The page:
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Oceans where fish choke

01 December, 2010

Australian marine scientists have expressed disquiet over the continued worldwide spread of large, dead zones in the ocean.

Professor Ove Hoegh-Guldberg and Associate Professor Mark McCormick of the ARC Centre of Excellence for Coral Reef Studies have recently published scientific articles, which raise concern about the impact of large areas of ocean emerging which are so low in oxygen that fish and other sea life cannot survive.

Hundreds of dead zones are being reported around the world in areas that have been overfished and where rich nutrient runoff from the land is causing blooms of algae, which lead in turn to blooms of bacteria that strip the oxygen from the water.

"We think this problem is also linked to climate change,” Professor Hoegh-Guldberg of CoECRS and the University of Queensland argues in a recent review article in the leading international journal Science.

"Warmer oceans tend to form layers which, like stagnant ponds, are low in oxygen. Changes in wind strength and ocean currents driven by climate change affect the degree of mixing that goes on between surface and deep waters and this is changing the nutrient distribution, causing anoxic zones to form," he said.

A total of 405 dead zones have been reported by oceanographers worldwide during the period 2000-08, compared with 300 in the 1990s and 120 in the 1980s. The number has been doubling every decade since the 1960s. Some zones are as small as a square kilometre, while others are 70,000 sq kms in extent. Together they cover about 245,000 sq kms of the planet’s oceans.

Associate Professor Mark McCormick of CoECRS and James Cook University says the loss of oxygen from waters in the world’s major ocean basins is one of several factors contributing to increased stress on world fish populations.

"We know from our recent work that increases in stress result in deformities leading to poorer survival of fish larvae," he said.

"Low oxygen levels increase stress on fish. It has also been found they can cause fish to have smaller ovaries, produce fewer eggs, so larvae are also smaller and less likely to survive."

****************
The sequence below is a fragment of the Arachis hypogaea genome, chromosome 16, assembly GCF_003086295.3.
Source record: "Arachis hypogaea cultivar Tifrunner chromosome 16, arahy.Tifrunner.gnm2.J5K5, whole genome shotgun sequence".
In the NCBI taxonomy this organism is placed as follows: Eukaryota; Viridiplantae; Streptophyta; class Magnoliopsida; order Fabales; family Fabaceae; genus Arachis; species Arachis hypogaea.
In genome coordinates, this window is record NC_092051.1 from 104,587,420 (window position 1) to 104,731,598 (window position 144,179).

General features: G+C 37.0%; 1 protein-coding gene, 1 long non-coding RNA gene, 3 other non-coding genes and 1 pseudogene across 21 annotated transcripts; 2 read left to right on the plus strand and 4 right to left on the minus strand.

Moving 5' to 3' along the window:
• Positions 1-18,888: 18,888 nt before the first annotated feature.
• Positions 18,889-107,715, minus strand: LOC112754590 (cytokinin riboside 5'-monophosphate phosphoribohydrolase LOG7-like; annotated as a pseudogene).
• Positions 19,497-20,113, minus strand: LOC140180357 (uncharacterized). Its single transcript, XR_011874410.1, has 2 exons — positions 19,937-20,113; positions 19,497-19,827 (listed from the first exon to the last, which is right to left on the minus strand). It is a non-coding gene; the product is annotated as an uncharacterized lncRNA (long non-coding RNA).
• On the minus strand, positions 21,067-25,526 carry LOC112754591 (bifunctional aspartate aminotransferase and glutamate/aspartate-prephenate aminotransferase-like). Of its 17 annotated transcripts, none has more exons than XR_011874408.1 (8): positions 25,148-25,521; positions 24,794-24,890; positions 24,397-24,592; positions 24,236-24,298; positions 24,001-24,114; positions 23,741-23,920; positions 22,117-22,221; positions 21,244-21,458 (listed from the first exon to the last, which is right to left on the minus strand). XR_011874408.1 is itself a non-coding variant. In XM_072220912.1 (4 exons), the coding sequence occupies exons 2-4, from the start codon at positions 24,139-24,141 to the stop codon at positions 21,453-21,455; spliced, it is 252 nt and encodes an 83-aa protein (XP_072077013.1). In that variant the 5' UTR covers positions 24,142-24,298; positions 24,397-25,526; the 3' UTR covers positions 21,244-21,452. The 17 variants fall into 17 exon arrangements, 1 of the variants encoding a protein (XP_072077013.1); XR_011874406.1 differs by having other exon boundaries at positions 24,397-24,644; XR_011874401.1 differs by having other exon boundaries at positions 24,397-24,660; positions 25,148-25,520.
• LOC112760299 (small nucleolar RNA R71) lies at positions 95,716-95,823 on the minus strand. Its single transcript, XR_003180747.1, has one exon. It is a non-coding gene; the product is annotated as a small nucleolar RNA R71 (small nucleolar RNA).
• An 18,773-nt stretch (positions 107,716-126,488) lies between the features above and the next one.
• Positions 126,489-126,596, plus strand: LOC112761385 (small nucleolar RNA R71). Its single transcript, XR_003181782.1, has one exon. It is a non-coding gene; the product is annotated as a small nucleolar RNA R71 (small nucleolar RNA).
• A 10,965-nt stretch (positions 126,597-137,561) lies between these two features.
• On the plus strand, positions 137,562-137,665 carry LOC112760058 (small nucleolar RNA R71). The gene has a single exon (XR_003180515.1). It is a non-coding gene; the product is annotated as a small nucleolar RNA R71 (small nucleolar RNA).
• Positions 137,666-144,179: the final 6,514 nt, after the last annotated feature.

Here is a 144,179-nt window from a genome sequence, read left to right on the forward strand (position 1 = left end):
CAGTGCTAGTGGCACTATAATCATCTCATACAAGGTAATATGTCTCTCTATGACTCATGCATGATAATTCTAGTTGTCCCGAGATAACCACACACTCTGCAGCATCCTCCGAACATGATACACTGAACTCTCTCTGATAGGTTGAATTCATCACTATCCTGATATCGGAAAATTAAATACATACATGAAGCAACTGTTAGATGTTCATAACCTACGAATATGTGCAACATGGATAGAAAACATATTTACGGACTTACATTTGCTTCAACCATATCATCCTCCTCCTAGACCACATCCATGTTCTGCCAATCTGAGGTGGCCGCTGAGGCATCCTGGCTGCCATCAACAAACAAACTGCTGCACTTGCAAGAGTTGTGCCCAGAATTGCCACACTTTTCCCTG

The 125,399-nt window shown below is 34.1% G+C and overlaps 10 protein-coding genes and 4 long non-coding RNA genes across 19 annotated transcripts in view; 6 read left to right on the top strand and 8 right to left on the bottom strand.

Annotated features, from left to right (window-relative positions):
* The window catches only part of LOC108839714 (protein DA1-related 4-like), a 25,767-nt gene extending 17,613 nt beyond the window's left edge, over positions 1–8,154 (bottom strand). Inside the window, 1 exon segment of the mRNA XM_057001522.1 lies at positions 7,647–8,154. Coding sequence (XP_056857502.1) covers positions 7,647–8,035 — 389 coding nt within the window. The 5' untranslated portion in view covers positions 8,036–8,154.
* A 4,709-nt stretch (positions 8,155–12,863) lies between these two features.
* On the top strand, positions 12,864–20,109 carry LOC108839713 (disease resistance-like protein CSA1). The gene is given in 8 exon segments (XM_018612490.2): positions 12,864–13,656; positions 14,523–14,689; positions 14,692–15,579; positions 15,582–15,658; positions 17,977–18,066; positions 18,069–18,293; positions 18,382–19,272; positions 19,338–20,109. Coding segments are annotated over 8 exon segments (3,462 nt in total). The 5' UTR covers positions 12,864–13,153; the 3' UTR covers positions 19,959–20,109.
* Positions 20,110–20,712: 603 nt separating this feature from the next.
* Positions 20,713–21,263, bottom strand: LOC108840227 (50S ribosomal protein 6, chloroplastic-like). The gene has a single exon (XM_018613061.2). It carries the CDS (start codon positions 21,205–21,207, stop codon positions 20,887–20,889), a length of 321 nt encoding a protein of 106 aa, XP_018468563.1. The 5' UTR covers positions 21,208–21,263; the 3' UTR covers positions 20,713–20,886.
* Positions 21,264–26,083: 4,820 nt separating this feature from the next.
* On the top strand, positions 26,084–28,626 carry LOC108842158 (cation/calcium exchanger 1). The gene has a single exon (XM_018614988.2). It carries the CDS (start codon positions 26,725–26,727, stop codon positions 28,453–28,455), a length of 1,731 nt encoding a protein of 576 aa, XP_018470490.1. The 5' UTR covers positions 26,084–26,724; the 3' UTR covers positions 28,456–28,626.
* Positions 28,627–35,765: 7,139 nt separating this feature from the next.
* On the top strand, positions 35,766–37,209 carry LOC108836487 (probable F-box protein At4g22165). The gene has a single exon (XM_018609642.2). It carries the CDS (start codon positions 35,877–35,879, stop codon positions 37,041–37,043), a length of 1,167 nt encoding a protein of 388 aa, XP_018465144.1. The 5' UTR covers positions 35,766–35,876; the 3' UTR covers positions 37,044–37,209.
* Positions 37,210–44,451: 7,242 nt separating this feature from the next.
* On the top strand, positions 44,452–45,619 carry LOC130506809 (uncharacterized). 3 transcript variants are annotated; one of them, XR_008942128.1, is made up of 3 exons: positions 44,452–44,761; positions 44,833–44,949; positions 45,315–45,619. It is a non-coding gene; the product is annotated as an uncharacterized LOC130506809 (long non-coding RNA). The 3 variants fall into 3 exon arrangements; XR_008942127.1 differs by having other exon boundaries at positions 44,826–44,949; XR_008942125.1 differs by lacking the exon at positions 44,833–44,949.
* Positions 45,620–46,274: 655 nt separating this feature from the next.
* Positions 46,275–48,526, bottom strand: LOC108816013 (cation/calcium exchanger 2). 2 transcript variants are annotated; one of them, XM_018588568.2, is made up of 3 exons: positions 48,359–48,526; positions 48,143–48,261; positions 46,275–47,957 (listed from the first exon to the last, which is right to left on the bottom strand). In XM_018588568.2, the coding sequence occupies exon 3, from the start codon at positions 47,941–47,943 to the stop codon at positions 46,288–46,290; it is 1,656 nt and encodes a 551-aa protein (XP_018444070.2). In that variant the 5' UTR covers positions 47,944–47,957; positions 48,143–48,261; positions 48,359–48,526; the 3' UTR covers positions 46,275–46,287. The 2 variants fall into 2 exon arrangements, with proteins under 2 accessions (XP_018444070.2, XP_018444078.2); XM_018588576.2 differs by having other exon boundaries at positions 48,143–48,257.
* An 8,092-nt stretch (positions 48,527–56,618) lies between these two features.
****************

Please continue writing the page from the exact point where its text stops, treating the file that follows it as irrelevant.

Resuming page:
Associate Professor McCormick said that a large area of the central Pacific, between 200-600 metres deep, had only a tenth of its normal oxygen levels, causing profound changes to the type of sea life that can inhabit it.

"As the ocean warms it is likely this hypoxic (low oxygen) zone will move closer to the surface and spread out on to the continental shelves. This will have repercussions for both recreational and professional fisheries.”

Associate Professor McCormick said that in cases where anoxic (zero oxygen) zones occur along heavily populated coastlines, major fish kills were often reported and coastal communities incensed.

Scientists fear the increase in the number and size of the dead zones may herald a mass extinction of sea life.

In a recent review paper published in the journal Science, Professor Hoegh-Guldberg and co-author John Bruno linked the phenomenon to mass extinctions of the past, saying: "There is growing paleontological evidence that declining oxygen concentrations have played a major role in at least four or five mass extinction events."

Low oxygen zones have now been found in all the world’s oceans, with particular hotspots in places such as the Gulf of Mexico, off Namibia in the South Atlantic, in the Bay of Bengal, in the Baltic, the Black Sea, the tropical South Pacific, off China, and south-eastern Australia.

These anoxic zones are likely to be connected to an observed decline in ocean phytoplankton - which supports the entire marine food web - of about one per cent a year, Prof. Hoegh-Guldberg said.

In a chain reaction, this loss of the marine food base may be a factor in the worldwide decline in fisheries.

"Coastal dead zones correlate strongly with heavy human populations, runoff and overfishing. In the open oceans changes in winds and currents and the formation of warm layers may be the main factors.” Professor Hoegh-Guldberg said.

"It adds up to a conclusion that our ocean ecosystems are in a lot of trouble – and it all bears the hallmarks of human interference. We are changing the way the Earth’s oceans work, shifting them to entirely new states which we have not seen before.

"Among them are these black anoxic zones which belch up dead sealife. It may be happening in pockets today, but the risk is it will happen on a far greater scale in future unless we take urgent steps to reduce the impact of human activities on the world’s oceans and their life."

Source: James Cook University

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